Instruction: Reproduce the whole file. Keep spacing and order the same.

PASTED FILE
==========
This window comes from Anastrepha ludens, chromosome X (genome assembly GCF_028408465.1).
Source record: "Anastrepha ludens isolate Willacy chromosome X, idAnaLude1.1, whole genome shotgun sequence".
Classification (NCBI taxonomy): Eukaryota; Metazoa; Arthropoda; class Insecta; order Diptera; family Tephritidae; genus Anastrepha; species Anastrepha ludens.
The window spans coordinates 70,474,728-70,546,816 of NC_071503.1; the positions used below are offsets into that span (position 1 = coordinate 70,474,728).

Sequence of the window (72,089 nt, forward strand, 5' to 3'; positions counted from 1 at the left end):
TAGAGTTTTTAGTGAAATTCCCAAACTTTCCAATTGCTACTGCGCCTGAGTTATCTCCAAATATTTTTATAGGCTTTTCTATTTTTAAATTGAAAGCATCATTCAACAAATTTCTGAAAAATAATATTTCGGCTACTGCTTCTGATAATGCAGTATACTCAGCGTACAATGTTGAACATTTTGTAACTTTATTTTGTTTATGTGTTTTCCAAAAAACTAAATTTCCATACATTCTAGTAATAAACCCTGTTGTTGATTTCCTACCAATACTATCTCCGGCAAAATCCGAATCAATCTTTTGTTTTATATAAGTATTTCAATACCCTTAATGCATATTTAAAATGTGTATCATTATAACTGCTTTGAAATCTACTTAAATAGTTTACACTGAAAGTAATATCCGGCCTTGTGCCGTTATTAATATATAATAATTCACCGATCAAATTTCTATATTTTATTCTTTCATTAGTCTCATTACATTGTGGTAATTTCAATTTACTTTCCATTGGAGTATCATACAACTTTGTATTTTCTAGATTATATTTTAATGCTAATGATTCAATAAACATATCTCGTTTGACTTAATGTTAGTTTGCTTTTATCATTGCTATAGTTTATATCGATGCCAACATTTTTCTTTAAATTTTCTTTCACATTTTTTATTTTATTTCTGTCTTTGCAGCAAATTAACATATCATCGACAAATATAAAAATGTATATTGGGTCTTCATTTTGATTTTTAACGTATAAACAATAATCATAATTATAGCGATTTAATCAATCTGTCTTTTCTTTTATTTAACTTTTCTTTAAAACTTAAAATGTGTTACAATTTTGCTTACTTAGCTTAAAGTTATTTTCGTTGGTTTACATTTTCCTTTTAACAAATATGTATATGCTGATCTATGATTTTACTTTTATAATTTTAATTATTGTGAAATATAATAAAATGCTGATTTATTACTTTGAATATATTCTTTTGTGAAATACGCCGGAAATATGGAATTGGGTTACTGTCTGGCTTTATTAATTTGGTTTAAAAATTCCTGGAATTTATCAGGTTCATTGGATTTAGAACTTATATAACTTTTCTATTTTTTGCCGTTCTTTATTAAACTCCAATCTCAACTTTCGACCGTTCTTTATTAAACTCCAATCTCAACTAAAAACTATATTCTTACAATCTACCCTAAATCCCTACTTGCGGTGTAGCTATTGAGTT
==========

This window comes from Anastrepha ludens, chromosome X (genome assembly GCF_028408465.1).
Source record: "Anastrepha ludens isolate Willacy chromosome X, idAnaLude1.1, whole genome shotgun sequence".
Classification (NCBI taxonomy): Eukaryota; Metazoa; Arthropoda; class Insecta; order Diptera; family Tephritidae; genus Anastrepha; species Anastrepha ludens.
The window spans coordinates 70,474,728-70,546,816 of NC_071503.1; the positions used below are offsets into that span (position 1 = coordinate 70,474,728).

Sequence of the window (72,089 nt, forward strand, 5' to 3'; positions counted from 1 at the left end):
TAGAGTTTTTAGTGAAATTCCCAAACTTTCCAATTGCTACTGCGCCTGAGTTATCTCCAAATATTTTTATAGGCTTTTCTATTTTTAAATTGAAAGCATCATTCAACAAATTTCTGAAAAATAATATTTCGGCTACTGCTTCTGATAATGCAGTATACTCAGCGTACAATGTTGAACATTTTGTAACTTTATTTTGTTTATGTGTTTTCCAAAAAACTAAATTTCCATACATTCTAGTAATAAACCCTGTTGTTGATTTCCTACCAATACTATCTCCGGCAAAATCCGAATCAATCTTTTGTTTTATATAAGTATTTCAATACCCTTAATGCATATTTAAAATGTGTATCATTATAACTGCTTTGAAATCTACTTAAATAGTTTACACTGAAAGTAATATCCGGCCTTGTGCCGTTATTAATATATAATAATTCACCGATCAAATTTCTATATTTTATTCTTTCATTAGTCTCATTACATTGTGGTAATTTCAATTTACTTTCCATTGGAGTATCATACAACTTTGTATTTTCTAGATTATATTTTAATGCTAATGATTCAATAAACATATCTCGTTTGACTTAATGTTAGTTTGCTTTTATCATTGCTATAGTTTATATCGATGCCAACATTTTTCTTTAAATTTTCTTTCACATTTTTTATTTTATTTCTGTCTTTGCAGCAAATTAACATATCATCGACAAATATAAAAATGTATATTGGGTCTTCATTTTGATTTTTAACGTATAAACAATAATCATAATTATAGCGATTTAATCAATCTGTCTTTTCTTTTATTTAACTTTTCTTTAAAACTTAAAATGTGTTACAATTTTGCTTACTTAGCTTAAAGTTATTTTCGTTGGTTTACATTTTCCTTTTAACAAATATGTATATGCTGATCTATGATTTTACTTTTATAATTTTAATTATTGTGAAATATAATAAAATGCTGATTTATTACTTTGAATATATTCTTTTGTGAAATACGCCGGAAATATGGAATTGGGTTACTGTCTGGCTTTATTAATTTGGTTTAAAAATTCCTGGAATTTATCAGGTTCATTGGATTTAGAACTTATATAACTTTTCTATTTTTTGCCGTTCTTTATTAAACTCCAATCTCAACTTTCGACCGTTCTTTATTAAACTCCAATCTCAACTAAAAACTATATTCTTACAATCTACCCTAAATCCCTACTTGCGGTGTAGCTATTGAGTT